No sooner is one project finished than my attention turns to the next story. I have three projects competing for my attention.
Project 1: HONEST LIARS
It might become three novellas: stories of graft and corruption in Twentieth Century Seattle.
This picture shows Seattle in 1916, a modern city ready for business. But in 1910, Seattle folks couldn’t decide whether to close down saloons, gambling, and prostitution or let the town run wide open. Newly elected mayor Hiram Gill compromised with a Restricted District under the supervision of his police chief, Charles Wappenstein. When the chief went to trial for graft, he said he was innocent. Gill testified he knew nothing about the chief’s misadventures. Who was honest and who was the liar?
Independent businesswoman Nellie Curtis moved to Seattle in 1931, because the city tolerated discreet vice. In 1942 Nellie opened the LaSalle Hotel, a place friends were “made easily.” Asked why hotel guests left so quickly, Nellie replied, “I never asked any personal questions of the guests.” If you don’t know, you can’t lie.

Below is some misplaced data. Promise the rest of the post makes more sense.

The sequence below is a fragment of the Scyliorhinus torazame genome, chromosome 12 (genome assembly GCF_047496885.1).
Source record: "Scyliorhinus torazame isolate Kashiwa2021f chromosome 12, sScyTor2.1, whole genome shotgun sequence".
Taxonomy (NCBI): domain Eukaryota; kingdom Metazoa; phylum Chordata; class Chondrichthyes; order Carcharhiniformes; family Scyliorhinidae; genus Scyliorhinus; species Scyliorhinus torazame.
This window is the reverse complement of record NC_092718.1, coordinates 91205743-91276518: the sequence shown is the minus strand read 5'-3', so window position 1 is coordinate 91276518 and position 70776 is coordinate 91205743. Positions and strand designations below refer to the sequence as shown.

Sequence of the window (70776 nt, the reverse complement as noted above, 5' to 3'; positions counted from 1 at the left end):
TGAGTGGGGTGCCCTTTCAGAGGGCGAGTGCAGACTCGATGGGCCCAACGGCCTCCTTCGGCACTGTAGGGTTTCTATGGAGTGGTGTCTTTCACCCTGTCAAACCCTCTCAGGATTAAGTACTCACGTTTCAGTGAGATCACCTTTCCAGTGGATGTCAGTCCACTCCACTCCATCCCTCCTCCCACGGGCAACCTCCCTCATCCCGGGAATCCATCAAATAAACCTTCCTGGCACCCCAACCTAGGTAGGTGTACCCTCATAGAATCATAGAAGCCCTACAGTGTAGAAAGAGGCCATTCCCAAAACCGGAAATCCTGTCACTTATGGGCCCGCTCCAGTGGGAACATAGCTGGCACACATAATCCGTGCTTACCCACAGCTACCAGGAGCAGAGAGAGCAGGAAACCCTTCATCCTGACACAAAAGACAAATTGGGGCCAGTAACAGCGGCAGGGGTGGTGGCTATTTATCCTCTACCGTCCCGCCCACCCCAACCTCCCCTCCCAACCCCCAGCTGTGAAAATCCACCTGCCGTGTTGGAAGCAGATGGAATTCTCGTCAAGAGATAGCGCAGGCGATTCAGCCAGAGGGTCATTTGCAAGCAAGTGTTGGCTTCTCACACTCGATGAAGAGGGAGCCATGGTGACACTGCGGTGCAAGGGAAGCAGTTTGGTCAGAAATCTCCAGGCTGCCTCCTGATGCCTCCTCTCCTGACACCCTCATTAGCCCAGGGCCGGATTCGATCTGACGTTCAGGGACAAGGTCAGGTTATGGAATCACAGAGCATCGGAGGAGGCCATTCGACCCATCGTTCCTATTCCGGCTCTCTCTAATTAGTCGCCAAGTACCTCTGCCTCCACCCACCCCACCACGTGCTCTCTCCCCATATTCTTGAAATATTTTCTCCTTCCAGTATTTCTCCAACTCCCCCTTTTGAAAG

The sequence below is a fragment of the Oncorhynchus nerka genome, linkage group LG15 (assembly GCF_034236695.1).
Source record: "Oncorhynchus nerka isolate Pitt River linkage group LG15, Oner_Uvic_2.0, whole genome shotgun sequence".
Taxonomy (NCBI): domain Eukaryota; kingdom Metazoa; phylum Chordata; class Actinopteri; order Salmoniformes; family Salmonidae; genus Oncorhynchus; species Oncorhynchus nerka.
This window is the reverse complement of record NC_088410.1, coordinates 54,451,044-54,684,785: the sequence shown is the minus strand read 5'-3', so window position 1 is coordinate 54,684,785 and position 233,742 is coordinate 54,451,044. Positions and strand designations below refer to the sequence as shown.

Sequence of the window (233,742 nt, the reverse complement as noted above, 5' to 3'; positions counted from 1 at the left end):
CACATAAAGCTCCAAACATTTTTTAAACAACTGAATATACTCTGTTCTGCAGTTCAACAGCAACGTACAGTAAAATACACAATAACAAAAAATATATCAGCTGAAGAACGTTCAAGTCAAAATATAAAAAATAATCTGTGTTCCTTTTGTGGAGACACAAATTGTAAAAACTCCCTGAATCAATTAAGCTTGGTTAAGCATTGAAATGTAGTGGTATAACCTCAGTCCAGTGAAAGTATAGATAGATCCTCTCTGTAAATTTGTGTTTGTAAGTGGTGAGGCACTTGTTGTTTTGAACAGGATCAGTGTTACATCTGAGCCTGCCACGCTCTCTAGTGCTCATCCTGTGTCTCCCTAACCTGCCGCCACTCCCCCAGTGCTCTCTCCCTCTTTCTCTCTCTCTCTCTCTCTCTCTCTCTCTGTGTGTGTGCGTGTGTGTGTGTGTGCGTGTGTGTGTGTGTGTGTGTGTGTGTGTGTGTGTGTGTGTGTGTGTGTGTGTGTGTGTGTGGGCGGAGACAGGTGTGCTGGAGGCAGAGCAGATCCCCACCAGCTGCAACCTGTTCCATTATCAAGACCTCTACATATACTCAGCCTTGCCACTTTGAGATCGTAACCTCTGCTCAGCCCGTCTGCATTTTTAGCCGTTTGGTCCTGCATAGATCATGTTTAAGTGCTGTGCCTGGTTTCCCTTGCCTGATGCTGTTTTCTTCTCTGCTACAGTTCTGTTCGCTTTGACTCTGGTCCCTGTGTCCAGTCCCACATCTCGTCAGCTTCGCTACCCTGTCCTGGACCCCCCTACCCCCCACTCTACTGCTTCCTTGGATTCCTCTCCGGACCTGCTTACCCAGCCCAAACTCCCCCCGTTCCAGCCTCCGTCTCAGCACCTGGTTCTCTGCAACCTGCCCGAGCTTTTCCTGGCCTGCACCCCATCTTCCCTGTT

In 1951 Nelson Durham, son of Seattle’s highest ranking female police officer, sponsored Bunny Scott’s house of prostitution. When his investment became public, Durham said he couldn’t remember anything. Was he telling the truth?
Project 2: IRENE DURHAM
As I researched the Durham case, I encountered Irene Durham. A graduate of the University of Washington, she joined the Seattle Police, and in 1932 became the first woman to lead her own division.
Abbess Hild of Whitby presided over the Synod of Whitby in 664. It was an important conference. Women had more rights under the Celtic Church than they did under the Roman Catholic Church. The Celtic Church was indigenous. The Roman Church accepted practices from outside the country.
Hild, an advisor to the King of Northumbria, presided over a double monastery of monks and nuns. Her birth and landholdings gave her prestige and power, but if the Roman Church prevailed, her position might decline. This picture is from the ruins of a later Benedictine monastery built on the same site at Whitby. The site of the Anglo-Saxon monastery is under the soil behind the stone remains.
Over the next few months, I’ll settle on one of these three projects